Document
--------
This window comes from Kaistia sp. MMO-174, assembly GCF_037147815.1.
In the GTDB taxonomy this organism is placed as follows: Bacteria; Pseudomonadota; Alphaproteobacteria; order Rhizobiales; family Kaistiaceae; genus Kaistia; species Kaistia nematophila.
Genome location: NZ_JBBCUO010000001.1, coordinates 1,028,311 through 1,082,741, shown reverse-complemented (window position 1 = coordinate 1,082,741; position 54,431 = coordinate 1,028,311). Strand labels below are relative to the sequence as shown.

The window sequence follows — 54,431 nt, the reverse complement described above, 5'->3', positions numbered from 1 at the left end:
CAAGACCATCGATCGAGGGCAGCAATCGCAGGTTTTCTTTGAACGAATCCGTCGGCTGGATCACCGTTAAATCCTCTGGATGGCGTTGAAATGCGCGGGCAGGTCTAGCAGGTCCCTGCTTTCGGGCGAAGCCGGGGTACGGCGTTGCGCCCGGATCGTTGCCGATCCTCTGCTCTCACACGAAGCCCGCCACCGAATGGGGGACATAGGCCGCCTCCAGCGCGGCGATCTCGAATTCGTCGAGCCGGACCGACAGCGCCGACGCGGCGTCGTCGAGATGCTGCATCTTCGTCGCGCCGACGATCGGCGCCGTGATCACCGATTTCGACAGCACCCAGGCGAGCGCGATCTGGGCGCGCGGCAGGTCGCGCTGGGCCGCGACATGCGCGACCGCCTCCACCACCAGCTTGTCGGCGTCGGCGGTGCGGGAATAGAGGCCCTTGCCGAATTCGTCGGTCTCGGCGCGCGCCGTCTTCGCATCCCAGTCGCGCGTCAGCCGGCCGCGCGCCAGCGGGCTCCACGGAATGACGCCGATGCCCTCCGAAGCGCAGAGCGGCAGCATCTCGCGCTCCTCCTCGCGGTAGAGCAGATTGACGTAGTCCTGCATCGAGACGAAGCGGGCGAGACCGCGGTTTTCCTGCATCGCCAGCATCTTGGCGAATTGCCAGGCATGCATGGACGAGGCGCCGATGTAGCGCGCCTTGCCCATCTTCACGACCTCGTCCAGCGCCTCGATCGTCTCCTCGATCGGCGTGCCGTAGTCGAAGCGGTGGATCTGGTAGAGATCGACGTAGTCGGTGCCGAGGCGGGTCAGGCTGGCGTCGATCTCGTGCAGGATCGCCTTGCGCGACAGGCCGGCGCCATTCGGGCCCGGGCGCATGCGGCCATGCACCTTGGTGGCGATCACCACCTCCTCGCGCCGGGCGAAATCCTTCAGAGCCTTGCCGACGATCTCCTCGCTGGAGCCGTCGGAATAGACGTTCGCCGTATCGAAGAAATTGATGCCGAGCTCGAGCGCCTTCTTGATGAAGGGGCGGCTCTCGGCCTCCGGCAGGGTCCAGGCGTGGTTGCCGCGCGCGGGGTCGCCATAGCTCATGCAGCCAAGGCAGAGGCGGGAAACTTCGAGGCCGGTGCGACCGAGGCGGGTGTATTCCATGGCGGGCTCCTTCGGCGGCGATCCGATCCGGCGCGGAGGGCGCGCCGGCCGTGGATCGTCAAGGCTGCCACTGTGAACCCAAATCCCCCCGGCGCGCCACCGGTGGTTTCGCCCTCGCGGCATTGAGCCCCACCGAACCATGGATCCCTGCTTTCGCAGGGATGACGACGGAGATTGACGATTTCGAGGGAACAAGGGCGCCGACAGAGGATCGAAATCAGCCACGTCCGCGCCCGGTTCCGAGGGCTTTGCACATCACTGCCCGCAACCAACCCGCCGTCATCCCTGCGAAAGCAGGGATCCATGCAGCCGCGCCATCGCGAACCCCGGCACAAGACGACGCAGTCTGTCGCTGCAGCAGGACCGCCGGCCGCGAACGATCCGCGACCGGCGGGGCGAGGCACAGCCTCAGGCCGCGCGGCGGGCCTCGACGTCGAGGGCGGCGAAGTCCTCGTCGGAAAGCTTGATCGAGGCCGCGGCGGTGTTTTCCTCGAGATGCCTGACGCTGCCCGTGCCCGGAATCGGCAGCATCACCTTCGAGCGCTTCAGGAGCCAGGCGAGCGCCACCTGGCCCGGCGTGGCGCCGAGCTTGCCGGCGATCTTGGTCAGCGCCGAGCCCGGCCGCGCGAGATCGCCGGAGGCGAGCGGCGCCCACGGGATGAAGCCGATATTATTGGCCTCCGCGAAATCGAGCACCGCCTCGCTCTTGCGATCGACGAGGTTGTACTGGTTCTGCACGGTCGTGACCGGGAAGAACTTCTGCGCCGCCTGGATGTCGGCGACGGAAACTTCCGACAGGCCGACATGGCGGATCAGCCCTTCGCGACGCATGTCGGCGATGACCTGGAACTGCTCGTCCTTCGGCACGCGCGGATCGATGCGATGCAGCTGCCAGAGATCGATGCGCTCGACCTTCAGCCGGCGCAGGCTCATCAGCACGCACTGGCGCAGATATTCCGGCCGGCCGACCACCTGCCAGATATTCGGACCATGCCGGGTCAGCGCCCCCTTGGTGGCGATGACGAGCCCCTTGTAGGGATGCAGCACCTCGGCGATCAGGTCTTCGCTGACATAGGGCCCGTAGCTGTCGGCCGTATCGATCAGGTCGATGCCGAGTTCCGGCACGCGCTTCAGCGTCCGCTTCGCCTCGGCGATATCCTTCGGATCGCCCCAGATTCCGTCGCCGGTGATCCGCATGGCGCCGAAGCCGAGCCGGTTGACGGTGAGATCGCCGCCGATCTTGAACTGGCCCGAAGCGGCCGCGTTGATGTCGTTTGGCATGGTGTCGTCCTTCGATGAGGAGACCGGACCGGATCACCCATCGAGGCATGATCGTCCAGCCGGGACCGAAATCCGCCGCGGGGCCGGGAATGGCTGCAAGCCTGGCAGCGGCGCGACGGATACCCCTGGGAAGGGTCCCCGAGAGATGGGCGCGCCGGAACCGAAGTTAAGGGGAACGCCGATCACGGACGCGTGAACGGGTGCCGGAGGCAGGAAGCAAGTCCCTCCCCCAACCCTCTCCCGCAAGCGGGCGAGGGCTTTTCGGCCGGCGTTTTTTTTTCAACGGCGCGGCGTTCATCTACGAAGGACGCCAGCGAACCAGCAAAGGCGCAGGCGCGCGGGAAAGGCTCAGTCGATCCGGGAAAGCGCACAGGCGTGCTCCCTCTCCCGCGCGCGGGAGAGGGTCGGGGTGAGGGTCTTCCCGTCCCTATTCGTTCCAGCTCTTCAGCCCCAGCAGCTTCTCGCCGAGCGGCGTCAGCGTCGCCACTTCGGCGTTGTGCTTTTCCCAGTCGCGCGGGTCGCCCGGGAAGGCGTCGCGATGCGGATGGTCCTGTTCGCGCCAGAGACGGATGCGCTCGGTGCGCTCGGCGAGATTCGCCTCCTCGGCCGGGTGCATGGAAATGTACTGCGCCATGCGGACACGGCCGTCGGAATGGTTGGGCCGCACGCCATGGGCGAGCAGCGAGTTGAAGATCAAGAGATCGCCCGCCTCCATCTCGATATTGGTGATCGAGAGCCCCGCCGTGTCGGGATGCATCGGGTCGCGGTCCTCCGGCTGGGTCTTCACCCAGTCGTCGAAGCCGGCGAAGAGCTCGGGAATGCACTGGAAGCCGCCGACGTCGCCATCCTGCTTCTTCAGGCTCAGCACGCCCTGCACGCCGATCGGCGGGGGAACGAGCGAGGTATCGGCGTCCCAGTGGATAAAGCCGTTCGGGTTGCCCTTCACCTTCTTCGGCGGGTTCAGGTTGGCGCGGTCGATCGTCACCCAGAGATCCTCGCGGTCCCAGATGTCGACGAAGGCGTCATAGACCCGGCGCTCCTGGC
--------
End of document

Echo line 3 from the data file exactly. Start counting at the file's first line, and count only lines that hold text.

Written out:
Genome location: NZ_JBBCUO010000001.1, coordinates 1,028,311 through 1,082,741, shown reverse-complemented (window position 1 = coordinate 1,082,741; position 54,431 = coordinate 1,028,311). Strand labels below are relative to the sequence as shown.